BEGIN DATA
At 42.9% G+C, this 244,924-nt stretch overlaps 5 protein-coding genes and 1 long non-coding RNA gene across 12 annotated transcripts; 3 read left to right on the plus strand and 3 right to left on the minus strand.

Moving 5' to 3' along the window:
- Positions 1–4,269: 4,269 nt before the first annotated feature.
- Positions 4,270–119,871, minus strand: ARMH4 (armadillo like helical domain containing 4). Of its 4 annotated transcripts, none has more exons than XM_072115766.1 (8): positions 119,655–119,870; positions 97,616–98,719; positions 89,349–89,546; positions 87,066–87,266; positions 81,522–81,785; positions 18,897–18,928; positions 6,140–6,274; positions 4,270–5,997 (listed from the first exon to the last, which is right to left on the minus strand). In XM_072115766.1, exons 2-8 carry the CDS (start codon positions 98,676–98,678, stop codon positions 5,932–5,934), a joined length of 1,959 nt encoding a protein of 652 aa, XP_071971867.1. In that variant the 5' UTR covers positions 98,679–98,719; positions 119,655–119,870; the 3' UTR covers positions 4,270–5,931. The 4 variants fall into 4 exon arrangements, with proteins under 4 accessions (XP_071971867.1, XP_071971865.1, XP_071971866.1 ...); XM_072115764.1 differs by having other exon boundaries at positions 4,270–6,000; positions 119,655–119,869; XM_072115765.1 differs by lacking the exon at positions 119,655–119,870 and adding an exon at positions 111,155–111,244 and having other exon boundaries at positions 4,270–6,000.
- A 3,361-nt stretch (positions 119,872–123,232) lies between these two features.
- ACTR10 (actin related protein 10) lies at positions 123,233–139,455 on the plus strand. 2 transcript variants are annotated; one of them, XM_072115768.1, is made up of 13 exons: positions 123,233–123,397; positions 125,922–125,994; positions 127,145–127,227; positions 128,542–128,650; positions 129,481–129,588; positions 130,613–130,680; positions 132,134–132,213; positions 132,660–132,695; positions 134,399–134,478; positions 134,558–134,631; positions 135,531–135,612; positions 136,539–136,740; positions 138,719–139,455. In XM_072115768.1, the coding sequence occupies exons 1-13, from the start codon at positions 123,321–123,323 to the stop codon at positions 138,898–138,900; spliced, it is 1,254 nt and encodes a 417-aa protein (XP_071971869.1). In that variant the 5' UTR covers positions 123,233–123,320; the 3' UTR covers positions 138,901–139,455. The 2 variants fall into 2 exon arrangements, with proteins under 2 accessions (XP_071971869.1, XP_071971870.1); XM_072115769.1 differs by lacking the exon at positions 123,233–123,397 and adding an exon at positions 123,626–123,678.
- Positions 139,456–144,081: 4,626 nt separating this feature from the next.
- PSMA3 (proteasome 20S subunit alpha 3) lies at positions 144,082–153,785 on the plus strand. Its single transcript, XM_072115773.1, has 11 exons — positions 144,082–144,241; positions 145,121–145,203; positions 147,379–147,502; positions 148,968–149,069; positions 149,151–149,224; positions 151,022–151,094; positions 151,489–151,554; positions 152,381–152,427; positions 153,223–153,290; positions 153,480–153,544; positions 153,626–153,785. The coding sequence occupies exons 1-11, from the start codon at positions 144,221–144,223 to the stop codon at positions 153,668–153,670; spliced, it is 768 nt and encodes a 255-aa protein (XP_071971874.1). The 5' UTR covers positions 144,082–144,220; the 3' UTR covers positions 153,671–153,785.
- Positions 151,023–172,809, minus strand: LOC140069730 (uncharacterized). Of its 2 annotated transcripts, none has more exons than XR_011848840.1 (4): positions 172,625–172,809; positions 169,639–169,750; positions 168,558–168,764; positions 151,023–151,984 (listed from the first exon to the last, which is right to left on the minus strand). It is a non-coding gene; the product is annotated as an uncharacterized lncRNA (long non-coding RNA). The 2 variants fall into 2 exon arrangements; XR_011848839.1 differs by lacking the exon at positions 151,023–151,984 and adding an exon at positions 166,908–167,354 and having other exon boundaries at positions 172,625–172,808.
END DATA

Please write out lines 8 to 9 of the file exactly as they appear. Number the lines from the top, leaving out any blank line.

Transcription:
- PSMA3 (proteasome 20S subunit alpha 3) lies at positions 144,082–153,785 on the plus strand. Its single transcript, XM_072115773.1, has 11 exons — positions 144,082–144,241; positions 145,121–145,203; positions 147,379–147,502; positions 148,968–149,069; positions 149,151–149,224; positions 151,022–151,094; positions 151,489–151,554; positions 152,381–152,427; positions 153,223–153,290; positions 153,480–153,544; positions 153,626–153,785. The coding sequence occupies exons 1-11, from the start codon at positions 144,221–144,223 to the stop codon at positions 153,668–153,670; spliced, it is 768 nt and encodes a 255-aa protein (XP_071971874.1). The 5' UTR covers positions 144,082–144,220; the 3' UTR covers positions 153,671–153,785.
- Positions 151,023–172,809, minus strand: LOC140069730 (uncharacterized). Of its 2 annotated transcripts, none has more exons than XR_011848840.1 (4): positions 172,625–172,809; positions 169,639–169,750; positions 168,558–168,764; positions 151,023–151,984 (listed from the first exon to the last, which is right to left on the minus strand). It is a non-coding gene; the product is annotated as an uncharacterized lncRNA (long non-coding RNA). The 2 variants fall into 2 exon arrangements; XR_011848839.1 differs by lacking the exon at positions 151,023–151,984 and adding an exon at positions 166,908–167,354 and having other exon boundaries at positions 172,625–172,808.